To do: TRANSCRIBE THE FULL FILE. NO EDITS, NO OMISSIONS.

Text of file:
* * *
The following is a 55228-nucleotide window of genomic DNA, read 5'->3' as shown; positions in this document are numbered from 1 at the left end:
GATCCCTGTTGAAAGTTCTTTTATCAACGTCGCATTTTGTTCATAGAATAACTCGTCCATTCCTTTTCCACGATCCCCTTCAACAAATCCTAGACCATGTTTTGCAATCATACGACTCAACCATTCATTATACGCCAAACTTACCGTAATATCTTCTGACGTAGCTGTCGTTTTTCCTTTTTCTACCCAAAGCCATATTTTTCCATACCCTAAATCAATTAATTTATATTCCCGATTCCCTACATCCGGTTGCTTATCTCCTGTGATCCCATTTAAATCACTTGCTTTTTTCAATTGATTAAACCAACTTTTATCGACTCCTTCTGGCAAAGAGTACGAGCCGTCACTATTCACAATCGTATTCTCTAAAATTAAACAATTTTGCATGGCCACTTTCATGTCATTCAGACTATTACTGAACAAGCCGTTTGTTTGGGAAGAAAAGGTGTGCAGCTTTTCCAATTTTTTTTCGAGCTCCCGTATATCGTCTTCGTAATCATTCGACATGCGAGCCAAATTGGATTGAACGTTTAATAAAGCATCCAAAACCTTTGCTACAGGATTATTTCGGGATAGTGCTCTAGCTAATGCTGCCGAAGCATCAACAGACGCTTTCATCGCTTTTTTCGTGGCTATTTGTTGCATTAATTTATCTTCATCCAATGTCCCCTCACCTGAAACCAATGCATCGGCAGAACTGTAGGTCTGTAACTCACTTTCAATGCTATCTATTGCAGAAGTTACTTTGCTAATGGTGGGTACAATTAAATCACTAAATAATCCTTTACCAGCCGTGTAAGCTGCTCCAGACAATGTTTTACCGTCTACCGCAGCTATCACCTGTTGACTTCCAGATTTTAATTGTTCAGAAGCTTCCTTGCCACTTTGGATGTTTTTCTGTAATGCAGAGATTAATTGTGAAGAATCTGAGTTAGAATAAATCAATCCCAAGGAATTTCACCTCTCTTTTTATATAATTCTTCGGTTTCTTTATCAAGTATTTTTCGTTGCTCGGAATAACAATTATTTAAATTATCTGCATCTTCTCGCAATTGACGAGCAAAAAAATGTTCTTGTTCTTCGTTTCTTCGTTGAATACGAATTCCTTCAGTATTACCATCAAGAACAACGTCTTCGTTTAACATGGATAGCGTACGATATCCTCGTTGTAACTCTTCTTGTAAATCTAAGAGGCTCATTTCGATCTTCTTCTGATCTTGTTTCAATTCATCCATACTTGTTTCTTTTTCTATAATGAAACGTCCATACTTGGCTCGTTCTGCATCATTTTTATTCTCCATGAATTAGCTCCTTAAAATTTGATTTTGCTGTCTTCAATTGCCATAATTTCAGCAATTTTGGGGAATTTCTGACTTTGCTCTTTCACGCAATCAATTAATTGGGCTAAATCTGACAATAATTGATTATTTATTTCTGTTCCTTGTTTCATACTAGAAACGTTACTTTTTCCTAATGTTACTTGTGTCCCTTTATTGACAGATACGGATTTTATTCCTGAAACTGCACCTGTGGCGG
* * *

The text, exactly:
The following is a 55228-nucleotide window of genomic DNA, read 5'->3' as shown; positions in this document are numbered from 1 at the left end:
GATCCCTGTTGAAAGTTCTTTTATCAACGTCGCATTTTGTTCATAGAATAACTCGTCCATTCCTTTTCCACGATCCCCTTCAACAAATCCTAGACCATGTTTTGCAATCATACGACTCAACCATTCATTATACGCCAAACTTACCGTAATATCTTCTGACGTAGCTGTCGTTTTTCCTTTTTCTACCCAAAGCCATATTTTTCCATACCCTAAATCAATTAATTTATATTCCCGATTCCCTACATCCGGTTGCTTATCTCCTGTGATCCCATTTAAATCACTTGCTTTTTTCAATTGATTAAACCAACTTTTATCGACTCCTTCTGGCAAAGAGTACGAGCCGTCACTATTCACAATCGTATTCTCTAAAATTAAACAATTTTGCATGGCCACTTTCATGTCATTCAGACTATTACTGAACAAGCCGTTTGTTTGGGAAGAAAAGGTGTGCAGCTTTTCCAATTTTTTTTCGAGCTCCCGTATATCGTCTTCGTAATCATTCGACATGCGAGCCAAATTGGATTGAACGTTTAATAAAGCATCCAAAACCTTTGCTACAGGATTATTTCGGGATAGTGCTCTAGCTAATGCTGCCGAAGCATCAACAGACGCTTTCATCGCTTTTTTCGTGGCTATTTGTTGCATTAATTTATCTTCATCCAATGTCCCCTCACCTGAAACCAATGCATCGGCAGAACTGTAGGTCTGTAACTCACTTTCAATGCTATCTATTGCAGAAGTTACTTTGCTAATGGTGGGTACAATTAAATCACTAAATAATCCTTTACCAGCCGTGTAAGCTGCTCCAGACAATGTTTTACCGTCTACCGCAGCTATCACCTGTTGACTTCCAGATTTTAATTGTTCAGAAGCTTCCTTGCCACTTTGGATGTTTTTCTGTAATGCAGAGATTAATTGTGAAGAATCTGAGTTAGAATAAATCAATCCCAAGGAATTTCACCTCTCTTTTTATATAATTCTTCGGTTTCTTTATCAAGTATTTTTCGTTGCTCGGAATAACAATTATTTAAATTATCTGCATCTTCTCGCAATTGACGAGCAAAAAAATGTTCTTGTTCTTCGTTTCTTCGTTGAATACGAATTCCTTCAGTATTACCATCAAGAACAACGTCTTCGTTTAACATGGATAGCGTACGATATCCTCGTTGTAACTCTTCTTGTAAATCTAAGAGGCTCATTTCGATCTTCTTCTGATCTTGTTTCAATTCATCCATACTTGTTTCTTTTTCTATAATGAAACGTCCATACTTGGCTCGTTCTGCATCATTTTTATTCTCCATGAATTAGCTCCTTAAAATTTGATTTTGCTGTCTTCAATTGCCATAATTTCAGCAATTTTGGGGAATTTCTGACTTTGCTCTTTCACGCAATCAATTAATTGGGCTAAATCTGACAATAATTGATTATTTATTTCTGTTCCTTGTTTCATACTAGAAACGTTACTTTTTCCTAATGTTACTTGTGTCCCTTTATTGACAGATACGGATTTTATTCCTGAAACTGCACCTGTGGCGG